Are cannabis stocks poised for a second wave?
Fresh US legislation and a major merger between two Canadian pioneers suggests a second wave of investor interest might be coming for cannabis stocks.
US legislation could signal cannabis stock rally
The US House of Representatives has passed some of the most pro-liberalisation cannabis law reforms the country has witnessed: the MORE Act.
The Marijuana Opportunity, Reinvestment and Expungement Act calls for removal of cannabis from the list of federally controlled substances, as well as doing away with certain cannabis-related convictions.
This suggests good things are coming to the marijuana sector in the US. Several states have already made either medical or personal consumption legal, but it is still illegal on a federal level. However, the terms of the new bill will insulate individual states from federal oversight, meaning they essentially can set their own laws and let cannabis-related businesses operate without fear of prosecution.
As it stands, only six states remain where consumption of cannabis is still fully illegal. Across the remaining states, medical and personal use is either legal or decriminalised.
Joe Biden’s upcoming administration has also inspired optimism in marijuana enthusiasts and cannabis businesses. His White House could potentially be more pragmatic and friendly towards cannabis use. Even so, the MORE Act was tabled before the US election, so the move towards full, federal legalisation could happen sooner rather than later.
MORE means cannabis companies should be able to compete on a more even footing with regards to tax, provide them with better access to capital, and possibly stimulate further institutional investment. It could also ease along the passage of the Safe and Fair Enforcement (SAFE) Banking Act. SAFE relates to the disposition of funds generated from the cannabis industry. Essentially, it will let banks accept and process money from cannabis businesses as the money would be legitimate.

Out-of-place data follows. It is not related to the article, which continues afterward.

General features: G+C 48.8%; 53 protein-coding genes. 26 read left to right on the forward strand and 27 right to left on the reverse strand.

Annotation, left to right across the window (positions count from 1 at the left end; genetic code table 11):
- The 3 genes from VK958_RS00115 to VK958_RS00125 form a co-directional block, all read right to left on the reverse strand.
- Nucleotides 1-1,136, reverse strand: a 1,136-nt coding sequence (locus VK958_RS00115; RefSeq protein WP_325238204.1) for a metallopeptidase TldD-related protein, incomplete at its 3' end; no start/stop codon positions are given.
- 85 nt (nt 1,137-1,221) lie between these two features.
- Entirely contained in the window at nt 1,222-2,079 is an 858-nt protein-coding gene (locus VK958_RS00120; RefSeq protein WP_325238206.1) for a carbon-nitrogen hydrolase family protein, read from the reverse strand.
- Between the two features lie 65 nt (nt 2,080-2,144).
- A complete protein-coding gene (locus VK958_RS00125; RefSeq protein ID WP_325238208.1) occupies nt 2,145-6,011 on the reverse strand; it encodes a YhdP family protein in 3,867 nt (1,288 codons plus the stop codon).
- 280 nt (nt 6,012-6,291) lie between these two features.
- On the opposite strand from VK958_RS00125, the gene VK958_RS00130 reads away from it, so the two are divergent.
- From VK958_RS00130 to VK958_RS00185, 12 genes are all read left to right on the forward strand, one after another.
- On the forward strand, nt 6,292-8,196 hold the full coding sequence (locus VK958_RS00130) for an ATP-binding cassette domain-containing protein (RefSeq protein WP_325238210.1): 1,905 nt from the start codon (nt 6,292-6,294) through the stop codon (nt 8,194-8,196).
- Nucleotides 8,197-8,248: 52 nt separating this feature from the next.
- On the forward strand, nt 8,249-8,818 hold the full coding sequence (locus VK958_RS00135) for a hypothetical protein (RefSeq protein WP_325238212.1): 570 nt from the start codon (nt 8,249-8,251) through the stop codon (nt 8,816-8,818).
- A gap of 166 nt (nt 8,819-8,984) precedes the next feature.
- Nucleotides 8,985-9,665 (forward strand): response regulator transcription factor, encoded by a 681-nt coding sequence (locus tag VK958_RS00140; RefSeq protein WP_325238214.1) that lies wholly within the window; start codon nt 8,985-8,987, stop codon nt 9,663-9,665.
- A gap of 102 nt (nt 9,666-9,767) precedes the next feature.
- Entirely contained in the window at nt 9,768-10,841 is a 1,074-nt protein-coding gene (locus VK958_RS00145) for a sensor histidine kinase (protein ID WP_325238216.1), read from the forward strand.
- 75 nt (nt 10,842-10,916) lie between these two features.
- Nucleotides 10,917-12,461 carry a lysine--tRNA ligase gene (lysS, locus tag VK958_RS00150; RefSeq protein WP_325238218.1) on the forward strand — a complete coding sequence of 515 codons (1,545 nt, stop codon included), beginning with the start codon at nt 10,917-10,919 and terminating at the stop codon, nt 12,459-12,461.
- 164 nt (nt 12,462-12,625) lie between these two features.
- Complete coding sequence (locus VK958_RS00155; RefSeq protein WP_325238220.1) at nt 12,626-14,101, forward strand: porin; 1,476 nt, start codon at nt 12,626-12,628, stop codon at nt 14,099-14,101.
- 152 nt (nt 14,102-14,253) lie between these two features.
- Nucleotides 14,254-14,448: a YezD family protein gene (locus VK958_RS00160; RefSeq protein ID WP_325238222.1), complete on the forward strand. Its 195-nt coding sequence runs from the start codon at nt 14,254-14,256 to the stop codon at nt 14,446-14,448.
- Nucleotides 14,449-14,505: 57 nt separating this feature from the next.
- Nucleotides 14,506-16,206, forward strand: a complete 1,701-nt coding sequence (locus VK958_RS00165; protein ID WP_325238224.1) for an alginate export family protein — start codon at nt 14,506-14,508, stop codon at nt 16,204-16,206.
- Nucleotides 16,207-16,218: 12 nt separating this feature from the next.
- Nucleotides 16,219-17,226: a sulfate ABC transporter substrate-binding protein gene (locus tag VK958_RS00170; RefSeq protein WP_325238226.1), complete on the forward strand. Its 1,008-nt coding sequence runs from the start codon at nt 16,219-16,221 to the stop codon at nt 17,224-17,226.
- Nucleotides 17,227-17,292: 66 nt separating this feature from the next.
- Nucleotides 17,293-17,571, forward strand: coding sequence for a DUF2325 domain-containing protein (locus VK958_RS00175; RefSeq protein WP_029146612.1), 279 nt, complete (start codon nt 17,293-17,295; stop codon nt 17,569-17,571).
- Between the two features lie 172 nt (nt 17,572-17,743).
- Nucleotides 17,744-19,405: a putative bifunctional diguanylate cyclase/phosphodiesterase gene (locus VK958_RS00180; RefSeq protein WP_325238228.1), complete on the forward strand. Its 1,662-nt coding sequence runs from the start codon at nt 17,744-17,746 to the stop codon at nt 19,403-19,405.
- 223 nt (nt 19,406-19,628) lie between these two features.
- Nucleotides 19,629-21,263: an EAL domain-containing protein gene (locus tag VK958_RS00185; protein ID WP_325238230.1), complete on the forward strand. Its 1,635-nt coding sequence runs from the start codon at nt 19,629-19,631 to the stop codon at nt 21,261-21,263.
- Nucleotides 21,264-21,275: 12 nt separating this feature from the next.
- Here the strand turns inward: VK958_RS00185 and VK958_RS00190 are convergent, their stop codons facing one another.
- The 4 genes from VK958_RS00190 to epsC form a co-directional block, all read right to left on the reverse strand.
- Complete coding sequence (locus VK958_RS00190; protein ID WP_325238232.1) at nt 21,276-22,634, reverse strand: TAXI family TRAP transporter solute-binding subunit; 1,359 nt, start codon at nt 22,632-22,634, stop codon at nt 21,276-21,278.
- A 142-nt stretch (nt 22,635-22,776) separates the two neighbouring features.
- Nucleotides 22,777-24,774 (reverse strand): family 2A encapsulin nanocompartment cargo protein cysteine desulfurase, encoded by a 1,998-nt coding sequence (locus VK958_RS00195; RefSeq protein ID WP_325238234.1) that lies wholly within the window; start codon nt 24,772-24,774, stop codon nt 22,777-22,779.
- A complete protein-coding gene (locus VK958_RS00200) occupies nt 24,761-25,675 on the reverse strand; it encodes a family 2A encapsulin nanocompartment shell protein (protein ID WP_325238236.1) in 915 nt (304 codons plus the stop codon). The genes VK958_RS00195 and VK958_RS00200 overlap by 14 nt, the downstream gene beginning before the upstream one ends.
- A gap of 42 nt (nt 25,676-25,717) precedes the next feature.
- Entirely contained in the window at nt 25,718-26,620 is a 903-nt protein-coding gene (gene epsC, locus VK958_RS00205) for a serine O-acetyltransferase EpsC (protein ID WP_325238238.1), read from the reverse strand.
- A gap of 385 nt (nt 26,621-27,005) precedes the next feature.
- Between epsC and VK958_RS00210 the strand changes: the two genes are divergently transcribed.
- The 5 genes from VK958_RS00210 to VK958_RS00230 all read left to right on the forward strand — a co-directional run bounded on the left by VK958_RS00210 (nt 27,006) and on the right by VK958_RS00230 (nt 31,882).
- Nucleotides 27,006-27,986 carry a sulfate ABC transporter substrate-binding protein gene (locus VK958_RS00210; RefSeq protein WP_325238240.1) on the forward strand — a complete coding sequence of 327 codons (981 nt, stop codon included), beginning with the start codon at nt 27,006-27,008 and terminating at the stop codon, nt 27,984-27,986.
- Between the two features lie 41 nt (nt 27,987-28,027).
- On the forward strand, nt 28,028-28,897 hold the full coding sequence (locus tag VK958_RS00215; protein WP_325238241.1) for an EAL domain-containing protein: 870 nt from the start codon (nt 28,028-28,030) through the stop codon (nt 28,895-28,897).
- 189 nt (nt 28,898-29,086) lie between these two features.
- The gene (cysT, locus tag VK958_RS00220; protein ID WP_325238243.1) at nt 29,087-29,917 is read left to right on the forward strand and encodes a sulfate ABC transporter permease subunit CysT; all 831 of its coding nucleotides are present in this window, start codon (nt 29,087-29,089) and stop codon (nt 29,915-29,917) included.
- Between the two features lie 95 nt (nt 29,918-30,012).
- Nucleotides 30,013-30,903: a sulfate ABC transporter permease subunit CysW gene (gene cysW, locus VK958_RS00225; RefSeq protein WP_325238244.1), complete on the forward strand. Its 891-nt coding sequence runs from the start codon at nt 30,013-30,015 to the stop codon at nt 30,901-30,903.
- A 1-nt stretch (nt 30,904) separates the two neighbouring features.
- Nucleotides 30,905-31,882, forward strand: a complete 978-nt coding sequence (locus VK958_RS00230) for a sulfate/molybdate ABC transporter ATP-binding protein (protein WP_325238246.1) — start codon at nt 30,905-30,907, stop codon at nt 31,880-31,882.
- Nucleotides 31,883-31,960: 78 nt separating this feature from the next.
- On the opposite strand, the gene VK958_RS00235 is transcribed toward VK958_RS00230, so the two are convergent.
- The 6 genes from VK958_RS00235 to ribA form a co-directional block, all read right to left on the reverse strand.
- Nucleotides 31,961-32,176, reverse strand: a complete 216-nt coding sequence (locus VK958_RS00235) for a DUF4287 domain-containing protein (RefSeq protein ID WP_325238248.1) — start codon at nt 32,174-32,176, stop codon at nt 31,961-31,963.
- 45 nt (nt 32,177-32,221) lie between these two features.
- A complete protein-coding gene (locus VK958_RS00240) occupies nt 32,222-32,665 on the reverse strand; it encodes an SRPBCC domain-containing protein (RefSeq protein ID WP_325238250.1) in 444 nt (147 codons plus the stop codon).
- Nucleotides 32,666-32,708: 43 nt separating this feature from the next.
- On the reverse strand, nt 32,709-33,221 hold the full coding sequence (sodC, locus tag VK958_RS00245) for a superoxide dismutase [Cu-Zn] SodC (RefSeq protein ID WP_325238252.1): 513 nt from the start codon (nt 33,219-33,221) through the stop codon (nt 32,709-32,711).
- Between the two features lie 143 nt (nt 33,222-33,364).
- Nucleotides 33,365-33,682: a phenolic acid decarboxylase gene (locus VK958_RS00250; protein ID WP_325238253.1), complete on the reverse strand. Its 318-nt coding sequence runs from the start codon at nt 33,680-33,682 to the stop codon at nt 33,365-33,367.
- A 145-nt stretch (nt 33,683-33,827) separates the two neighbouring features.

Canadian cannabis firms merge
North of the border, two of Canada’s largest cannabis growers have announced merger plans that will turn the joint venture into the world’s largest cannabis company.
Tilray and Aphria will merge an all-share deal which will give the new entity a valuation of CAD$4.8bn ($2.8bn). The two companies’ combined revenues across the past 12 months has totalled in excess of CAD$875.5m ($689.7m).
Canadian firms are looking southward and seeing a potentially massively lucrative market in the US. But, as it remains illegal under US federal law, cross-border movements is still off limits.
The merger, according to Tilray, will generate up to CAD$98.4m ($77.4) in cost savings annually. Tilray, for instance, won’t have to buy wholesale cannabis from other suppliers. Instead, the new entity can concentrate on increasing the output of branded edible cannabis products – products in high demand during lockdown.
Canada is one of world’s legal cannabis leaders. Full recreational legalisation was ratified there in 2018. Many of its companies, like Canopy for instance, already have tie in deals with American celebs like Snoop Dogg and Martha Stewart. It’s hoped, with the MORE Act, that full legalisation will be coming soon to the US, and Canadian cannabis capital can start pouring in.
International cannabis stocks offering solid returns
A number of international cannabis-related firms are beginning to show why faith in a second investor wave is strengthening. GrowGeneration Corp, which sits in the Rize ETF tracker, contributed 60% of the returns to the Foxberry Index in November 2020.
Other similar companies performing well include the UK’s GW Pharmaceuticals and US-based NewAge Inc. All of the firms mentioned here are at the forefront of rapid market development.
A bright outlook for cannabis shares?
All of the above are creating an ideal blend of market conditions that has investors jonesing for their cannabis investment fix. Will be the hit they’re looking for? It’s possible, but a lot does hinge on how the Biden administration approaches the cannabis question.